Now Reading:

Proposed changes to ‘net neutrality’ rules have sparked debate in the US

world news

Proposed changes to ‘net neutrality’ rules have sparked debate in the US


A new Internet traffic management proposal intending to allow big content providers to pay for ‘fast lanes’ for the delivery of their traffic to net users has sparked debate in the US.

According to The Wall Street Journal, The Federal Communications Commission (FCC) is weighing rules that would allow, in theory, large companies such as Disney, Google or Netflix to pay network operators for faster Internet speeds delivering their traffic. The rules would also ban Internet broadband providers from blocking consumers’ access
to websites or applications.

Consumer advocates assailed the planned changes, proposed by the FCC Chairman Tom Wheeler, saying, if accepted, the regulations could drastically transform the way Internet content is delivered to users.

The commercial preferential traffic management would open doors for unequal treatment to websites and services as it could discourage consumers from surfing competitors’ websites where content or videos may load more slowly by comparison, say critics.

The debate is over the principal of ‘net neutrality’ or ‘open Internet’ which establishes that no providers of legal online content should face discrimination in providing traffic for consumers, and that the latter should be free to access any legal content they

Critics also claim that if a company cannot afford to fast track to its consumers, it will risk losing business and could fold. Meanwhile, companies with the funds to pay to use the faster lanes are likely to raise their prices to reflect the higher cost associated with the

“This move is likely to favor the companies with the deepest pockets and hurt the scrappy startups,” said policy counsel for Consumers Unions, Delara Derakhshani, in a statement.

Wheeler has defended the Commission’s proposal in a statement late on Wednesday, saying the suggestion that the FCC was “gutting the open Internet rule” is “flat out wrong.”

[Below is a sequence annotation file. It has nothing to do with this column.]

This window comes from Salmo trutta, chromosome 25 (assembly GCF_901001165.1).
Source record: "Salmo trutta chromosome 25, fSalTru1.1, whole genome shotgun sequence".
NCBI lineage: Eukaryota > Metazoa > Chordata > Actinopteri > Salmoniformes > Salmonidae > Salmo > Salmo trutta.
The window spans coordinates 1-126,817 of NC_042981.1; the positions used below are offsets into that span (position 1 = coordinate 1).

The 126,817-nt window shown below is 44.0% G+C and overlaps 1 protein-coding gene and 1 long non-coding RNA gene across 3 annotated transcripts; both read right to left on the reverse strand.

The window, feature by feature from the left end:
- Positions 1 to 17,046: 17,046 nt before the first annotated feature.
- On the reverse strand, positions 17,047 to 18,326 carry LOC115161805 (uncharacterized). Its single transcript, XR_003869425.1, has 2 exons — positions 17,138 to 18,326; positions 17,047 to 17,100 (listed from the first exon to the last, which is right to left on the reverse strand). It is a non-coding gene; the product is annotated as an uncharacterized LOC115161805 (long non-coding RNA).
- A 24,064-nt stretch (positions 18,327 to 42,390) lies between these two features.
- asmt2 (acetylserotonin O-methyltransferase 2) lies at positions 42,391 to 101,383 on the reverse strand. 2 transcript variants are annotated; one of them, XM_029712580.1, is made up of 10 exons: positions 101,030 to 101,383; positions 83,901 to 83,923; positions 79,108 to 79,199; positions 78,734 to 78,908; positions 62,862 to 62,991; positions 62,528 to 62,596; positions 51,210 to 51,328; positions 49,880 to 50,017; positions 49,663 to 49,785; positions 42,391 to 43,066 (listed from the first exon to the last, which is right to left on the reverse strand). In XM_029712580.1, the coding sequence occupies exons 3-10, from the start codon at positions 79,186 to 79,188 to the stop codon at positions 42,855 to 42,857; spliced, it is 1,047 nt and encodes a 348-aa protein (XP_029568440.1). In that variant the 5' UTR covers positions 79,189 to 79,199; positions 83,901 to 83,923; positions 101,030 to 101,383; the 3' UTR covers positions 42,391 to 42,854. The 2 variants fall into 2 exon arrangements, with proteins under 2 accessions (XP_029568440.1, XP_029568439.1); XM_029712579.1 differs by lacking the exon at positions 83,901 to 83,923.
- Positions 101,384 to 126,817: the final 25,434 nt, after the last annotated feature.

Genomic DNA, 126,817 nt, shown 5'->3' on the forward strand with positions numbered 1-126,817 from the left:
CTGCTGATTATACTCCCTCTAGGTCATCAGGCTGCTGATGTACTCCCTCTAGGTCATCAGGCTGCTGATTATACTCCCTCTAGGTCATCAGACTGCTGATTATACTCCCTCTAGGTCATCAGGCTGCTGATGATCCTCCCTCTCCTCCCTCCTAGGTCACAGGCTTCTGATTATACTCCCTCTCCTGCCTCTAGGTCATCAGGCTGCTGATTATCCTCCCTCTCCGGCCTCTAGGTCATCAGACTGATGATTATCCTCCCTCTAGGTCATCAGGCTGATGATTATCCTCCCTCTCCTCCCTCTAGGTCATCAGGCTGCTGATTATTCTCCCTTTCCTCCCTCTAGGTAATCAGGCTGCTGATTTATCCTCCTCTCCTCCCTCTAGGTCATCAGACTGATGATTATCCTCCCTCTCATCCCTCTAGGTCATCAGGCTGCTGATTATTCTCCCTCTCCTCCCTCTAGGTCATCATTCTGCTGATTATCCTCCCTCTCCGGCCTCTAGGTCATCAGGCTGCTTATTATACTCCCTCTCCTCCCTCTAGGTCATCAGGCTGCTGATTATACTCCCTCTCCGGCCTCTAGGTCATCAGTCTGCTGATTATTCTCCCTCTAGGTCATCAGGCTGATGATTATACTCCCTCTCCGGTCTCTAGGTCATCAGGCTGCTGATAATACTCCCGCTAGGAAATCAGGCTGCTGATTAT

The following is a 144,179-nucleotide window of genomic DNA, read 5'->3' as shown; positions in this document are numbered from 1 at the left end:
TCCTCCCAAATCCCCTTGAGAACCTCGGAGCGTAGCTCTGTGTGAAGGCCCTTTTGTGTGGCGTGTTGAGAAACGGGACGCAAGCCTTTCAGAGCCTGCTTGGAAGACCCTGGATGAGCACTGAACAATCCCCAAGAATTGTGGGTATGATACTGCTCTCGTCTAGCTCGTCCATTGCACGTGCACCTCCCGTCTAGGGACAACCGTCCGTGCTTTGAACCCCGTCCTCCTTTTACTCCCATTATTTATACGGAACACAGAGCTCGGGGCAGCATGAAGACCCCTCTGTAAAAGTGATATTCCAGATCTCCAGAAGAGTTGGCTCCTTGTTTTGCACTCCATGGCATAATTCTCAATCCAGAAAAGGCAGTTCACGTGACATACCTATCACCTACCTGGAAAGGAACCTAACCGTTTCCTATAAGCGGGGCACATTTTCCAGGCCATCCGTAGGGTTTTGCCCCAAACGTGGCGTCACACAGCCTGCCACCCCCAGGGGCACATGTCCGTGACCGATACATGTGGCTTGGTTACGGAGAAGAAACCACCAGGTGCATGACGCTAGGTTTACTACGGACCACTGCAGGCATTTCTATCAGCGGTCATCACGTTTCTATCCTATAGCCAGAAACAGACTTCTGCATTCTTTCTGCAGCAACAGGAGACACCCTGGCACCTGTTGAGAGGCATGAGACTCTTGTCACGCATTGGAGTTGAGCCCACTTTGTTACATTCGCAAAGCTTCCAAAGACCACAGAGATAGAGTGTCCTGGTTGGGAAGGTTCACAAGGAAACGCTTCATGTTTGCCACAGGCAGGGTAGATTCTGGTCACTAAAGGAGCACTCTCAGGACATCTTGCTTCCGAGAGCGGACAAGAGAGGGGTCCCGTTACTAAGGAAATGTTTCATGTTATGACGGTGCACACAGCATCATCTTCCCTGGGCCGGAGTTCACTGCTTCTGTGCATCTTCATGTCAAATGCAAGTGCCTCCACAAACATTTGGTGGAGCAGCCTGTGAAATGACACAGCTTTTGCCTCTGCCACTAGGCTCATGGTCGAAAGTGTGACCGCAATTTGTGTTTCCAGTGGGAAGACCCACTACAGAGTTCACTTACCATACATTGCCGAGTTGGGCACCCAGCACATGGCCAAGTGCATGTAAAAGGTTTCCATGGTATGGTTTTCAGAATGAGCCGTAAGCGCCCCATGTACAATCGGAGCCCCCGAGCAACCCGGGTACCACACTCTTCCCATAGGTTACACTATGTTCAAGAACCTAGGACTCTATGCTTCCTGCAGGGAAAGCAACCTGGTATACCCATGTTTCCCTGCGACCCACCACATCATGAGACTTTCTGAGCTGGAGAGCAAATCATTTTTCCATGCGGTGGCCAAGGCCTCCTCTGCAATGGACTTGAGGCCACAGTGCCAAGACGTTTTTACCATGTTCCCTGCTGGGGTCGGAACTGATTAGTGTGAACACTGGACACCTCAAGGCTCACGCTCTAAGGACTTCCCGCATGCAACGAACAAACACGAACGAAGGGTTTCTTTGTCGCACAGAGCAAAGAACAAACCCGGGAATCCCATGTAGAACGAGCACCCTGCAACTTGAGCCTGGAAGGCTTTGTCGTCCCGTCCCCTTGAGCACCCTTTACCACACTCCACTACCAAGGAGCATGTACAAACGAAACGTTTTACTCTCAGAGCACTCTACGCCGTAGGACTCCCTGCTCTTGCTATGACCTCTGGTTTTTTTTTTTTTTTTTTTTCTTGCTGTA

He added, in a blogpost on Wednesday, that the rules, which he intends to finalise by year-end, would not change the FCC’s “underlying goals of transparency” or harm consumers.

Under the proposal, broadband providers would have to disclose exactly how they treat all Internet traffic and on what terms they offer faster lanes.

The FCC would have the authority to monitor companies’ traffic management and go after broadband providers that violate the commercially reasonable standard – which would be fleshed out during the collection of public comment on May 15 – on a case-by-case basis.

Almost all large Internet service providers, such as Verizon Communications and Time Warner Cable, have pledged to abide by the principles of open internet reinforced by these rules.

Due to legal challenges from owners of network who demand they should be able to manage and charge traffic without what they call regulatory reach, the FCC has struggled to impose rules that would prohibit broadband providers from restricting how consumers surf the web.

The proposed changes came three months after the US Court of Appeals for the District of Columbia Circuit struck down the agency’s previous anti-discrimination and anti-blocking rules following a challenge from Verizon Communications. The agency still has authority to regulate broadband and rewrite the rules.

It was the court’s direction that guided FCC Chairman Tom Wheeler’s proposal to allow commercially reasonable preferential treatment of traffic, said senior FCC officials.

The five-member regulatory commission is expected to vote on May 15 to formally propose the rules and open up the proposal to public comment during the meeting.

Verizon: CC-BY AutoPhoto

Next Article